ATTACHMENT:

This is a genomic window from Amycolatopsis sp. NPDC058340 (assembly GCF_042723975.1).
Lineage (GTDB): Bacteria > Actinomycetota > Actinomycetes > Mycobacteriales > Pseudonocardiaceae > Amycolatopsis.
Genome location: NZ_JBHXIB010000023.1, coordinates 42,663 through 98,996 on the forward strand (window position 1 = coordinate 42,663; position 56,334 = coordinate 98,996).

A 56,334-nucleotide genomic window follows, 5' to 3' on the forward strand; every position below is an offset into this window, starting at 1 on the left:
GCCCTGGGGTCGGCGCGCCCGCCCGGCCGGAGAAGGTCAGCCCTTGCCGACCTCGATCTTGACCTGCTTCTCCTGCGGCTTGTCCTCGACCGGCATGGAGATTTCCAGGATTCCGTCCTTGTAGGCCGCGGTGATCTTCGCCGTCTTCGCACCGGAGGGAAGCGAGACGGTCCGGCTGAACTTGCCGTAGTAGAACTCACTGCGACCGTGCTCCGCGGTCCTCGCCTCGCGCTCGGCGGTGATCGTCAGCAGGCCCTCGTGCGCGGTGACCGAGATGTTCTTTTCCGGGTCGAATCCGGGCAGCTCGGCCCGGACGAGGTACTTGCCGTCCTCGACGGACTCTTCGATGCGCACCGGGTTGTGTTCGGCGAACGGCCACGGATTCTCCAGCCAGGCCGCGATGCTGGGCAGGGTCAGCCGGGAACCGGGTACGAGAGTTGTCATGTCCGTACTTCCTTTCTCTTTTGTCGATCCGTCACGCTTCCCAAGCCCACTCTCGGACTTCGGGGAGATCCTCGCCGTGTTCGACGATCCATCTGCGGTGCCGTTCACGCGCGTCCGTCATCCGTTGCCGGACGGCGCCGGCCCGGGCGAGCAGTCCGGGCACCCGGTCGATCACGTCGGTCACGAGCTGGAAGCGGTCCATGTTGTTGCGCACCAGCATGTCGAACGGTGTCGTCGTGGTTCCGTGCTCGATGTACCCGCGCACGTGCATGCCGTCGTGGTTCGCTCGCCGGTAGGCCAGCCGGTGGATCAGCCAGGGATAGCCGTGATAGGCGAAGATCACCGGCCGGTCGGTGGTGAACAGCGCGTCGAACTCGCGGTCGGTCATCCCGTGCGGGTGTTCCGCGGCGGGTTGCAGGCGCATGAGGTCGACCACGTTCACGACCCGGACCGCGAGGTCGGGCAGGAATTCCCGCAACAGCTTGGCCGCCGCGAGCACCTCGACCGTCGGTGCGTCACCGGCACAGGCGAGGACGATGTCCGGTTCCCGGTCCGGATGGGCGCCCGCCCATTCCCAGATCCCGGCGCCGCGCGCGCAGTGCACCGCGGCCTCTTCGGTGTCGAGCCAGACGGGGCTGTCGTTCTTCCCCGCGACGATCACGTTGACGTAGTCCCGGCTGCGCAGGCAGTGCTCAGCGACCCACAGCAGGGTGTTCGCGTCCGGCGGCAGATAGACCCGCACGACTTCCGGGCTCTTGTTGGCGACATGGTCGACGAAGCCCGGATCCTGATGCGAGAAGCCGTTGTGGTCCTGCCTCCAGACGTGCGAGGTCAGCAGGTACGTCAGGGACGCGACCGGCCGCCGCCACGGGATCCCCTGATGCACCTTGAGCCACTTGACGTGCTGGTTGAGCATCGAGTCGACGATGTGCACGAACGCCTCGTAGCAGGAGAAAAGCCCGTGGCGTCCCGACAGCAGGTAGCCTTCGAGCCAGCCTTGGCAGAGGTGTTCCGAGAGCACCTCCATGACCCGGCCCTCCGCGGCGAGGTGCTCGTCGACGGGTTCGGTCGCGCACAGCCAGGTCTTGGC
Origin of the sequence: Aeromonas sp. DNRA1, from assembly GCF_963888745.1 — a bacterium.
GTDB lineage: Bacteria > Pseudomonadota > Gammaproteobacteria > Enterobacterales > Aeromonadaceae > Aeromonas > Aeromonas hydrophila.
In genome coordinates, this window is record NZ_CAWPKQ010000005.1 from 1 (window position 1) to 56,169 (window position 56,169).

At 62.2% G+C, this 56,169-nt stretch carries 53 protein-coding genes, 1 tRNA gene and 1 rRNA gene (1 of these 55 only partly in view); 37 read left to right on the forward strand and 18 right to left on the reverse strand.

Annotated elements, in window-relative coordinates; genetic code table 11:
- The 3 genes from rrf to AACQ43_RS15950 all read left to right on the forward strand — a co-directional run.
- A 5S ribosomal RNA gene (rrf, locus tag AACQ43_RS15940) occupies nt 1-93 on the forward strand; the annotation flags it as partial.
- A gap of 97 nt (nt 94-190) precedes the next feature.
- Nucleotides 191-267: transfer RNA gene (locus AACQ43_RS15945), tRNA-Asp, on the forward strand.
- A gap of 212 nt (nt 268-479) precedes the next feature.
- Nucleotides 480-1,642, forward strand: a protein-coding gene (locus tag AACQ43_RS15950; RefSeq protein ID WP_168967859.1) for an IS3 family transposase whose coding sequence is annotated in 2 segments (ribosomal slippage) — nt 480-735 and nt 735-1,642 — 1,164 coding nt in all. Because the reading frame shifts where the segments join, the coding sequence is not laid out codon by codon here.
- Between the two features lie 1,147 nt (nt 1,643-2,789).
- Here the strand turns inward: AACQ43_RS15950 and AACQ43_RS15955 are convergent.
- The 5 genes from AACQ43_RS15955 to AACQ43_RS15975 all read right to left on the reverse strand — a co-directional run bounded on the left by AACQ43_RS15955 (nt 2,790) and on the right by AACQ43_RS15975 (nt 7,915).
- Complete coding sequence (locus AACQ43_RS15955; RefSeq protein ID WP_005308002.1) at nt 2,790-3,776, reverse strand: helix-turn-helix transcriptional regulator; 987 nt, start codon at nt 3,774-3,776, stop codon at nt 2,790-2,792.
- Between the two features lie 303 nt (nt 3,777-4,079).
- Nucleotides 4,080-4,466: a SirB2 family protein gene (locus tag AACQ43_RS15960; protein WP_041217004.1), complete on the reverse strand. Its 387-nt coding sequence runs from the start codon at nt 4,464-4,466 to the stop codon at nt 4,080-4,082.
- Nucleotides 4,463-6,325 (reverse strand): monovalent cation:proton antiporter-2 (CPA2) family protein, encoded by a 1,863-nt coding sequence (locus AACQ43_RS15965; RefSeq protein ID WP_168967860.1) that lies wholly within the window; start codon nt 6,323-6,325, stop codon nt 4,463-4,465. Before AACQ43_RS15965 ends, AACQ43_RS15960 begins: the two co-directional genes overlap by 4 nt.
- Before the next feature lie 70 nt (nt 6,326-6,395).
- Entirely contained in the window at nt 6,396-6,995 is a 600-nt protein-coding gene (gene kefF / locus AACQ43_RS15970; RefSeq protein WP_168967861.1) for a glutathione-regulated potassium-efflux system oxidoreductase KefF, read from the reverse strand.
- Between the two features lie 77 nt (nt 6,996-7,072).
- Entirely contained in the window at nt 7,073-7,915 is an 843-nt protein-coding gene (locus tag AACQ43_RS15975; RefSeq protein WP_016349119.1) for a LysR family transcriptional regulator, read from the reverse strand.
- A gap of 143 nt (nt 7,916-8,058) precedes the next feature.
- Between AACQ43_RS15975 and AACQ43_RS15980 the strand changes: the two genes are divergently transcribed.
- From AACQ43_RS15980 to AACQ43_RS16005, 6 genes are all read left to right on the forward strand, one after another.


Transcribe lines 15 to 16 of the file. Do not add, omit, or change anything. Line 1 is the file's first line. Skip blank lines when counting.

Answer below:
- A gap of 212 nt (nt 268-479) precedes the next feature.
- Nucleotides 480-1,642, forward strand: a protein-coding gene (locus tag AACQ43_RS15950; RefSeq protein ID WP_168967859.1) for an IS3 family transposase whose coding sequence is annotated in 2 segments (ribosomal slippage) — nt 480-735 and nt 735-1,642 — 1,164 coding nt in all. Because the reading frame shifts where the segments join, the coding sequence is not laid out codon by codon here.